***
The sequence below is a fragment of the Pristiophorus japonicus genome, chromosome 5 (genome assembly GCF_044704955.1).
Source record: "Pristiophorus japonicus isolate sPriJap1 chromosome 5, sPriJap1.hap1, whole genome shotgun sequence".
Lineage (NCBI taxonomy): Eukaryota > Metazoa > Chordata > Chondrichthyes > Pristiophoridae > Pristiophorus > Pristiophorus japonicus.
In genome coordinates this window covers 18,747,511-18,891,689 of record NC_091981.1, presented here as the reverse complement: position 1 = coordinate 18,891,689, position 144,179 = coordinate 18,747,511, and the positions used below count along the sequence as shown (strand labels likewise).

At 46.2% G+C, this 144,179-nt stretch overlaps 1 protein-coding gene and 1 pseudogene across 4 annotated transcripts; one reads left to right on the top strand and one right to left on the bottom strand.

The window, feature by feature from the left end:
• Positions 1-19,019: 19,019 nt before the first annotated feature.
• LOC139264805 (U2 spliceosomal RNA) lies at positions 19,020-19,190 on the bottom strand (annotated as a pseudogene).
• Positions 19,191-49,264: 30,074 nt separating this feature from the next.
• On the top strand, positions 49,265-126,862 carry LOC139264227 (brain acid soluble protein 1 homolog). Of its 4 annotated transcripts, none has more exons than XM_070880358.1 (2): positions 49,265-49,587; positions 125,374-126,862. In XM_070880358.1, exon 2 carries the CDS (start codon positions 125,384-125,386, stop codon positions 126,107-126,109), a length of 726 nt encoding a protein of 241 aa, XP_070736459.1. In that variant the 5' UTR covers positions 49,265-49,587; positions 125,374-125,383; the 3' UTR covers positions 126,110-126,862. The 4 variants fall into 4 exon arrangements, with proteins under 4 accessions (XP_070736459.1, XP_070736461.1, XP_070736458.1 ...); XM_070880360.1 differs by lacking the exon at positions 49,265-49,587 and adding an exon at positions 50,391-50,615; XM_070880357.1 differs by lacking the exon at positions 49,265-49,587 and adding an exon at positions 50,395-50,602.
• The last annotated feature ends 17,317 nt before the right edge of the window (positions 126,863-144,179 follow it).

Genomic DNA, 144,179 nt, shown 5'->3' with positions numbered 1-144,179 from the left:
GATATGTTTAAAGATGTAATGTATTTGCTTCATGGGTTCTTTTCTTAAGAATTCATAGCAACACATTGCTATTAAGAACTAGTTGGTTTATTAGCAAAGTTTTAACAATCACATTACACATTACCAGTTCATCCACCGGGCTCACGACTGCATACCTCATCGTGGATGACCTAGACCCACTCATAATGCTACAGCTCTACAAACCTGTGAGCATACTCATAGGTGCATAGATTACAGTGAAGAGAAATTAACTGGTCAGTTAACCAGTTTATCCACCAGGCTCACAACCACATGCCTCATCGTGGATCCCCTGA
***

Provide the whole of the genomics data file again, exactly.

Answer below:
The sequence below is a fragment of the Pristiophorus japonicus genome, chromosome 5 (genome assembly GCF_044704955.1).
Source record: "Pristiophorus japonicus isolate sPriJap1 chromosome 5, sPriJap1.hap1, whole genome shotgun sequence".
Lineage (NCBI taxonomy): Eukaryota > Metazoa > Chordata > Chondrichthyes > Pristiophoridae > Pristiophorus > Pristiophorus japonicus.
In genome coordinates this window covers 18,747,511-18,891,689 of record NC_091981.1, presented here as the reverse complement: position 1 = coordinate 18,891,689, position 144,179 = coordinate 18,747,511, and the positions used below count along the sequence as shown (strand labels likewise).

At 46.2% G+C, this 144,179-nt stretch overlaps 1 protein-coding gene and 1 pseudogene across 4 annotated transcripts; one reads left to right on the top strand and one right to left on the bottom strand.

The window, feature by feature from the left end:
• Positions 1-19,019: 19,019 nt before the first annotated feature.
• LOC139264805 (U2 spliceosomal RNA) lies at positions 19,020-19,190 on the bottom strand (annotated as a pseudogene).
• Positions 19,191-49,264: 30,074 nt separating this feature from the next.
• On the top strand, positions 49,265-126,862 carry LOC139264227 (brain acid soluble protein 1 homolog). Of its 4 annotated transcripts, none has more exons than XM_070880358.1 (2): positions 49,265-49,587; positions 125,374-126,862. In XM_070880358.1, exon 2 carries the CDS (start codon positions 125,384-125,386, stop codon positions 126,107-126,109), a length of 726 nt encoding a protein of 241 aa, XP_070736459.1. In that variant the 5' UTR covers positions 49,265-49,587; positions 125,374-125,383; the 3' UTR covers positions 126,110-126,862. The 4 variants fall into 4 exon arrangements, with proteins under 4 accessions (XP_070736459.1, XP_070736461.1, XP_070736458.1 ...); XM_070880360.1 differs by lacking the exon at positions 49,265-49,587 and adding an exon at positions 50,391-50,615; XM_070880357.1 differs by lacking the exon at positions 49,265-49,587 and adding an exon at positions 50,395-50,602.
• The last annotated feature ends 17,317 nt before the right edge of the window (positions 126,863-144,179 follow it).

Genomic DNA, 144,179 nt, shown 5'->3' with positions numbered 1-144,179 from the left:
GATATGTTTAAAGATGTAATGTATTTGCTTCATGGGTTCTTTTCTTAAGAATTCATAGCAACACATTGCTATTAAGAACTAGTTGGTTTATTAGCAAAGTTTTAACAATCACATTACACATTACCAGTTCATCCACCGGGCTCACGACTGCATACCTCATCGTGGATGACCTAGACCCACTCATAATGCTACAGCTCTACAAACCTGTGAGCATACTCATAGGTGCATAGATTACAGTGAAGAGAAATTAACTGGTCAGTTAACCAGTTTATCCACCAGGCTCACAACCACATGCCTCATCGTGGATCCCCTGA